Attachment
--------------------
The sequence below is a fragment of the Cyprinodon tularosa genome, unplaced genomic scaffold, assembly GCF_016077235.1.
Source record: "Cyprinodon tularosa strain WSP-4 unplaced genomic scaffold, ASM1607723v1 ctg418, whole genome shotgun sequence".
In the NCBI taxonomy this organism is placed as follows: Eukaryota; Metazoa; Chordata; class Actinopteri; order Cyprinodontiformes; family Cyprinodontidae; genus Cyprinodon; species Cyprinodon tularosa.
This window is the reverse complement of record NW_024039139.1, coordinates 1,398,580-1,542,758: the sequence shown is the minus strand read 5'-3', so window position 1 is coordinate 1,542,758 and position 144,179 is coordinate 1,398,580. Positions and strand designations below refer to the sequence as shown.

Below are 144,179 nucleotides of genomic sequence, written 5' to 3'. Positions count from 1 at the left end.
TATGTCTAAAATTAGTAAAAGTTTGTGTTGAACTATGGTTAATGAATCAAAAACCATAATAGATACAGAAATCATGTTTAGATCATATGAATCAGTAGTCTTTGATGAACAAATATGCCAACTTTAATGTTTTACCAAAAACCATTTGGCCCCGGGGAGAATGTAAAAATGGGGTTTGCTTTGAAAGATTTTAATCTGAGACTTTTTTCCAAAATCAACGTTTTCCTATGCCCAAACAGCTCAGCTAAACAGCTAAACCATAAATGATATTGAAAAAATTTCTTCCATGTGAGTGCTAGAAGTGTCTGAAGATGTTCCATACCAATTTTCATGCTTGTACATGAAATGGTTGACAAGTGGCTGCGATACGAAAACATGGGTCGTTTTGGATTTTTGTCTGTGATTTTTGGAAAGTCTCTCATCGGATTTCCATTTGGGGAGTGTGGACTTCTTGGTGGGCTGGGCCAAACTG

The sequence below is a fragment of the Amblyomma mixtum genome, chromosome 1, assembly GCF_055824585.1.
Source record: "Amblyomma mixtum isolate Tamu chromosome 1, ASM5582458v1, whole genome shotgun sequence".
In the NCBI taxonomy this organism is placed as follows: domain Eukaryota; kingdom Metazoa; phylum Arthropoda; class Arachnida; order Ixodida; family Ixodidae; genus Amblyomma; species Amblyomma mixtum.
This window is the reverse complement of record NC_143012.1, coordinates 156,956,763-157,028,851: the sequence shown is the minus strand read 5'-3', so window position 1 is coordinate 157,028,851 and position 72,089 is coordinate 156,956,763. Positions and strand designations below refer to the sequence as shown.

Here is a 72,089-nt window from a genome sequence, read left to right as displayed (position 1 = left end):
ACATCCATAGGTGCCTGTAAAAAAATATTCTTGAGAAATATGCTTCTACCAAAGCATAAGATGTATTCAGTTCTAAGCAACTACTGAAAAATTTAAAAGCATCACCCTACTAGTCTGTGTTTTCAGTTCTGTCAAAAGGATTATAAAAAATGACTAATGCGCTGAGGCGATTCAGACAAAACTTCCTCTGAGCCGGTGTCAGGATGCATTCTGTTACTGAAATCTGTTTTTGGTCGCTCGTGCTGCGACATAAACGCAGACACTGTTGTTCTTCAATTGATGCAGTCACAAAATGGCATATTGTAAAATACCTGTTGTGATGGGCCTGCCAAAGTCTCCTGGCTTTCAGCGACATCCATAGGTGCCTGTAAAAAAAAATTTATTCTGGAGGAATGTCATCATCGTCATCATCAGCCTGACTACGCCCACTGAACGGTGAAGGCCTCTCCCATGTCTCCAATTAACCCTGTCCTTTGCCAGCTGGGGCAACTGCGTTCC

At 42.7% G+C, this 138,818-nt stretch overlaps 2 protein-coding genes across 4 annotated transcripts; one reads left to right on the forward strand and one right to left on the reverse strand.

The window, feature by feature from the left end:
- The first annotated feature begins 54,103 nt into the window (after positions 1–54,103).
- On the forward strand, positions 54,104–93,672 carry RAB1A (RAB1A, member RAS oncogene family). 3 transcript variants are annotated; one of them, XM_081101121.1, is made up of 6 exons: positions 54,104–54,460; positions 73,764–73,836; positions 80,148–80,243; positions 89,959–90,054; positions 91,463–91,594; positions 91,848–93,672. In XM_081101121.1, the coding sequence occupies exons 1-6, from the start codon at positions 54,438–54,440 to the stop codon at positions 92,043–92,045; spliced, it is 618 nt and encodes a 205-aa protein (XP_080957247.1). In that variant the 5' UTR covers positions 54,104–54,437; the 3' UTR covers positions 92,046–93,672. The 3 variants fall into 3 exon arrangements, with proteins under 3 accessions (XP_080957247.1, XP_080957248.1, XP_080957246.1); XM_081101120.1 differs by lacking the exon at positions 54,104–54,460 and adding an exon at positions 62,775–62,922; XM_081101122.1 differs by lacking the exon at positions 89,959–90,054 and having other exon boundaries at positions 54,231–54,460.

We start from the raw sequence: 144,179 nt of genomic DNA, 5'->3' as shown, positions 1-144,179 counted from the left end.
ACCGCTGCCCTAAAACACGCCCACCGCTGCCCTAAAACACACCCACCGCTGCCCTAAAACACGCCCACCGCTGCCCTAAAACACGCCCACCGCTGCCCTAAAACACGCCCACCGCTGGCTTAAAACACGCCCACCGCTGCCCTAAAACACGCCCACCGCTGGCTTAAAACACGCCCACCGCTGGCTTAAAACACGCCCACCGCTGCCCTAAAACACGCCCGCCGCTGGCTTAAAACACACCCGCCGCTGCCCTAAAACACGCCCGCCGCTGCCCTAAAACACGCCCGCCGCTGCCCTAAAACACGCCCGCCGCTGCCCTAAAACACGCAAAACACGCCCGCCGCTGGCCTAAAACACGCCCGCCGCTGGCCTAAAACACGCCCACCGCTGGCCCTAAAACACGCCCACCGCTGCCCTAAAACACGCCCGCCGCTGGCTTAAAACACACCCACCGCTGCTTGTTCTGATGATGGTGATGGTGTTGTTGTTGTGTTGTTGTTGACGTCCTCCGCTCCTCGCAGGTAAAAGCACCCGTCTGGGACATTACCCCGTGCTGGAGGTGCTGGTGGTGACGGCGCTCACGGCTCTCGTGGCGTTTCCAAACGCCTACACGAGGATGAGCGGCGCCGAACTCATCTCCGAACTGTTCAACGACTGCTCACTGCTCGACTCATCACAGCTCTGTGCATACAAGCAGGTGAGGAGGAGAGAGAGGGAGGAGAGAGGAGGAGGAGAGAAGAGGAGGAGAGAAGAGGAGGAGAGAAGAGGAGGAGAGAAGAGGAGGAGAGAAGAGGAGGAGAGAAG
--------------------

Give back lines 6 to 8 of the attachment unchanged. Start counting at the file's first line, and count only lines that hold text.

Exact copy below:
TATGTCTAAAATTAGTAAAAGTTTGTGTTGAACTATGGTTAATGAATCAAAAACCATAATAGATACAGAAATCATGTTTAGATCATATGAATCAGTAGTCTTTGATGAACAAATATGCCAACTTTAATGTTTTACCAAAAACCATTTGGCCCCGGGGAGAATGTAAAAATGGGGTTTGCTTTGAAAGATTTTAATCTGAGACTTTTTTCCAAAATCAACGTTTTCCTATGCCCAAACAGCTCAGCTAAACAGCTAAACCATAAATGATATTGAAAAAATTTCTTCCATGTGAGTGCTAGAAGTGTCTGAAGATGTTCCATACCAATTTTCATGCTTGTACATGAAATGGTTGACAAGTGGCTGCGATACGAAAACATGGGTCGTTTTGGATTTTTGTCTGTGATTTTTGGAAAGTCTCTCATCGGATTTCCATTTGGGGAGTGTGGACTTCTTGGTGGGCTGGGCCAAACTG

The sequence below is a fragment of the Amblyomma mixtum genome, chromosome 1, assembly GCF_055824585.1.
Source record: "Amblyomma mixtum isolate Tamu chromosome 1, ASM5582458v1, whole genome shotgun sequence".